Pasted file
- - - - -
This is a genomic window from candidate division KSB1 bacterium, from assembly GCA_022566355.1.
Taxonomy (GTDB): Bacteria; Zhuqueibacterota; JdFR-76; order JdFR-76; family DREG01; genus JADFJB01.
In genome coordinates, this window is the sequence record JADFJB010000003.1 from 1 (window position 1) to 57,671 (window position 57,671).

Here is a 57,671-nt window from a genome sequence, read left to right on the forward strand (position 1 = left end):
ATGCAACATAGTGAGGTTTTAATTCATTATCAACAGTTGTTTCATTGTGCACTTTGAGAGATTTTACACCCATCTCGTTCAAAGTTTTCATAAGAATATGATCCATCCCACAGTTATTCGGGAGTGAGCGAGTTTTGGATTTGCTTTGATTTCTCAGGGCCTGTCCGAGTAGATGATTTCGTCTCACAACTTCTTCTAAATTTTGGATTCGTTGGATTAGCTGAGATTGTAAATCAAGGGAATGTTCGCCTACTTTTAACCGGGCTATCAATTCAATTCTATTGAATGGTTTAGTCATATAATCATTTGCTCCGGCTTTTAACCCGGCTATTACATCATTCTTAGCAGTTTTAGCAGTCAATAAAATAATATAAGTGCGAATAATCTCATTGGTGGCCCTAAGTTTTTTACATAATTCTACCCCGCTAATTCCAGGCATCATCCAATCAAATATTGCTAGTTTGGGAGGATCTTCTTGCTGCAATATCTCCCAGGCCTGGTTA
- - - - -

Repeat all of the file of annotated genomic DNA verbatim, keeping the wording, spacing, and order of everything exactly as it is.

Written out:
This is a genomic window from candidate division KSB1 bacterium, from assembly GCA_022566355.1.
Taxonomy (GTDB): Bacteria; Zhuqueibacterota; JdFR-76; order JdFR-76; family DREG01; genus JADFJB01.
In genome coordinates, this window is the sequence record JADFJB010000003.1 from 1 (window position 1) to 57,671 (window position 57,671).

Here is a 57,671-nt window from a genome sequence, read left to right on the forward strand (position 1 = left end):
ATGCAACATAGTGAGGTTTTAATTCATTATCAACAGTTGTTTCATTGTGCACTTTGAGAGATTTTACACCCATCTCGTTCAAAGTTTTCATAAGAATATGATCCATCCCACAGTTATTCGGGAGTGAGCGAGTTTTGGATTTGCTTTGATTTCTCAGGGCCTGTCCGAGTAGATGATTTCGTCTCACAACTTCTTCTAAATTTTGGATTCGTTGGATTAGCTGAGATTGTAAATCAAGGGAATGTTCGCCTACTTTTAACCGGGCTATCAATTCAATTCTATTGAATGGTTTAGTCATATAATCATTTGCTCCGGCTTTTAACCCGGCTATTACATCATTCTTAGCAGTTTTAGCAGTCAATAAAATAATATAAGTGCGAATAATCTCATTGGTGGCCCTAAGTTTTTTACATAATTCTACCCCGCTAATTCCAGGCATCATCCAATCAAATATTGCTAGTTTGGGAGGATCTTCTTGCTGCAATATCTCCCAGGCCTGGTTA